Meaning of 'Aina in Hawaiian Tradition

Boggs, Stephen T.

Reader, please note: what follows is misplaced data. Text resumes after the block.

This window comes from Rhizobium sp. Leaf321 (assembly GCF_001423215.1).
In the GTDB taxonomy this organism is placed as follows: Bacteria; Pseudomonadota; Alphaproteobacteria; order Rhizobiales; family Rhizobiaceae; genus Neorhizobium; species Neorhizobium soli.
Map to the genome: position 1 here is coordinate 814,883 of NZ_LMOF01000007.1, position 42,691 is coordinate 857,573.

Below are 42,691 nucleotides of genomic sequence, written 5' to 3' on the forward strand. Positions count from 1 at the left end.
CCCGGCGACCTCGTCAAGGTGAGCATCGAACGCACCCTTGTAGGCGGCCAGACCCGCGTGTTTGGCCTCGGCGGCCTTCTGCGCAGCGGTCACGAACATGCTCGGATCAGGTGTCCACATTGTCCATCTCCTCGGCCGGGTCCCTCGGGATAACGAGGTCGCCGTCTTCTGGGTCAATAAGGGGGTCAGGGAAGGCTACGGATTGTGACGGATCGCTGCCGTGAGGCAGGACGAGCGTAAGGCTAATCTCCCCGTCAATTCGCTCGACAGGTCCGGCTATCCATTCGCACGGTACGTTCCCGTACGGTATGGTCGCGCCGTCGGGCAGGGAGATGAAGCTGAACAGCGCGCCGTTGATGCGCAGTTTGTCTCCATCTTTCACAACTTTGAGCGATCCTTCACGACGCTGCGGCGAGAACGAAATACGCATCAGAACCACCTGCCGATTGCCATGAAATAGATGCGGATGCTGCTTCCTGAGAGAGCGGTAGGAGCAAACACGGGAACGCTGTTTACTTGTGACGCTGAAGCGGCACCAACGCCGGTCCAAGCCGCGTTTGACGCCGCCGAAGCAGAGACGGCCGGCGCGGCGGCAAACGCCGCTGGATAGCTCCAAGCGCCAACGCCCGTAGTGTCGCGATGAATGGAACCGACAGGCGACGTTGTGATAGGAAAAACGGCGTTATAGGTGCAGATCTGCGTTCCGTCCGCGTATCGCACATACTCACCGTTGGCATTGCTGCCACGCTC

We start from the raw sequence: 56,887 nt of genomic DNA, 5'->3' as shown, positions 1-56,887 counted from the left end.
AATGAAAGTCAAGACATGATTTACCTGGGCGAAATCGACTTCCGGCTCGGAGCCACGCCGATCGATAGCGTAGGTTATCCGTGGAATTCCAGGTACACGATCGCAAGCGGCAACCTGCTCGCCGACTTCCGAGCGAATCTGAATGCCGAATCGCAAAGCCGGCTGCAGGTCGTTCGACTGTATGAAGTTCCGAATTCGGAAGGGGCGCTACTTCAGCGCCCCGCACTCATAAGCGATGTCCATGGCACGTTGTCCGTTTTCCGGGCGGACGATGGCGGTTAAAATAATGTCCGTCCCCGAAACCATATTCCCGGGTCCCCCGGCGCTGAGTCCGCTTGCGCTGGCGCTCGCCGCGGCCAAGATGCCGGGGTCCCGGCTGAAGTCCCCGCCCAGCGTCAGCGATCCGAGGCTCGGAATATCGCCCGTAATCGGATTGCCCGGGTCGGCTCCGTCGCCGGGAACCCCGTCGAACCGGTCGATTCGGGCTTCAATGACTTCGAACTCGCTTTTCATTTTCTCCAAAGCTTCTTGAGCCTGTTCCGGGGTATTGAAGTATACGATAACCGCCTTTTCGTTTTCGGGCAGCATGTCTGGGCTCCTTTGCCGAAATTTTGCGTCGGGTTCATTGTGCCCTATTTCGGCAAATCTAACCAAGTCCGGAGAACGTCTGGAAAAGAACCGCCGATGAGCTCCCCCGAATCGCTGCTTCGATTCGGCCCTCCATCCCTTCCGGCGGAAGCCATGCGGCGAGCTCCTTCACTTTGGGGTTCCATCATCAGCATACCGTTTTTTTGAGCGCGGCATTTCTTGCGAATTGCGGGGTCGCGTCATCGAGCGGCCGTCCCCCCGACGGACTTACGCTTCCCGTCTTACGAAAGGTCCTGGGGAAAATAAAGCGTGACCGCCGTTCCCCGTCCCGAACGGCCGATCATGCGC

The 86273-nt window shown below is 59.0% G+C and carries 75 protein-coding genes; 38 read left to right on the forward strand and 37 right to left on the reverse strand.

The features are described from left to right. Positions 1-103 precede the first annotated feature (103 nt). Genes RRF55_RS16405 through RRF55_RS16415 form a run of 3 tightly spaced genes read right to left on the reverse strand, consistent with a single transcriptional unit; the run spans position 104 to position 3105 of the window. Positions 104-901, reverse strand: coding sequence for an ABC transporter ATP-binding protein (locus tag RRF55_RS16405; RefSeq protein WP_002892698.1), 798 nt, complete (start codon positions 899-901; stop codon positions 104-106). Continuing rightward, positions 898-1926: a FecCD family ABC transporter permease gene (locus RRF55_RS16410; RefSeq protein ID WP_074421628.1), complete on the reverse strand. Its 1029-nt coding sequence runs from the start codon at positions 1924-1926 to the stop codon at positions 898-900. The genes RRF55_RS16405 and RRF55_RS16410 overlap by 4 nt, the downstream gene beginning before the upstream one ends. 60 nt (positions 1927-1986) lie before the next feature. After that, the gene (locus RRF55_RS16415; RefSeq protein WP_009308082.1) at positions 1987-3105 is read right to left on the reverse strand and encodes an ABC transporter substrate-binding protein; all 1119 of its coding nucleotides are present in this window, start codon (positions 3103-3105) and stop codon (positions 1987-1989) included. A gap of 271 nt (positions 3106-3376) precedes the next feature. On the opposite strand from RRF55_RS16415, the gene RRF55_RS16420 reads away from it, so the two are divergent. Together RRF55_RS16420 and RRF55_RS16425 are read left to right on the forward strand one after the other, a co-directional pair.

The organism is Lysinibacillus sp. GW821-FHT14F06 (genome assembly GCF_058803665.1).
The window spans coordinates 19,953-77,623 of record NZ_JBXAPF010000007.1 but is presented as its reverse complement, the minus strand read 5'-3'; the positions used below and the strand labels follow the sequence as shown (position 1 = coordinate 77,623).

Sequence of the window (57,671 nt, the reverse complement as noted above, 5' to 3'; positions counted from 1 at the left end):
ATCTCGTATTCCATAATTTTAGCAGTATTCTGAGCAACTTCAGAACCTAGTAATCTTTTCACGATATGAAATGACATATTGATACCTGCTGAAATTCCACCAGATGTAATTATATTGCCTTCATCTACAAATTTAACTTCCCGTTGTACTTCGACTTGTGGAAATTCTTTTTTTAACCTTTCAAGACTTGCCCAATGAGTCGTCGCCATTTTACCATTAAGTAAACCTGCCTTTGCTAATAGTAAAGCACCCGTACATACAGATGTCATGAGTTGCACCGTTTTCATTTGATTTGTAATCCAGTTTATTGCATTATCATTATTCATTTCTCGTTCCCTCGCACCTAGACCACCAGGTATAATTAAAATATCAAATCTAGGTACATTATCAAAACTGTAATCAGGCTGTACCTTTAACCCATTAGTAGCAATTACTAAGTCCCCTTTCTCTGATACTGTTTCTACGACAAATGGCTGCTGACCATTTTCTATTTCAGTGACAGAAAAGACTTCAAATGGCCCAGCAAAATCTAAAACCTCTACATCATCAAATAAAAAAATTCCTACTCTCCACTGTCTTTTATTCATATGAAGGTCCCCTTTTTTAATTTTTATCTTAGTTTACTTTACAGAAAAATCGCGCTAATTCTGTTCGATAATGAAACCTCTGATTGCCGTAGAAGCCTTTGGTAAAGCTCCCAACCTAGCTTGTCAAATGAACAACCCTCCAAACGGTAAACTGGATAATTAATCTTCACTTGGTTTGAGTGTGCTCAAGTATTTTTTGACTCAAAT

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Interviews with twelve Hawaiians, eleven of them kupuna (elders)who were raised on Hawaii, Maui, Molokai, and Oahu around the turn of the century, indicate the following attitudes and beliefs about the land. Above all the land was regarded as the provider of everything: "food, shelter over your head, and a place to plant your feet and stand firm.” Land also meant work--hard work, because if you "turn your hands down to work you live; turn them up and you get nothing." For some land symbolized life, and in pre-Christian tradition mana (power). Since the 'ohana (relatives and friends) lived on the land, and their spirits returned there generation after generation, the land was also closely tied in thought with the chain of being: it was like a piko (umbilical cord). Just as one felt aloha for the 'ohana, so one felt toward the land on which the 'ohana worked, lived, and stayed in eternity. Aloha for the 'aina was expressed by attitudes of respect, returning gifts to the land, beautifying it, and using it properly (not greedily). More than anything else land, and all that was associated with it, gave a sense of identity to Hawaiians. Thus, for example, aloha 'aina meant love of country during the years when Hawaii's government was being overthrown. Thus it is understandable that those concerned with their Hawaiian heritage today, regardless of their religious or political beliefs, look first to the land which in former times was theirs.
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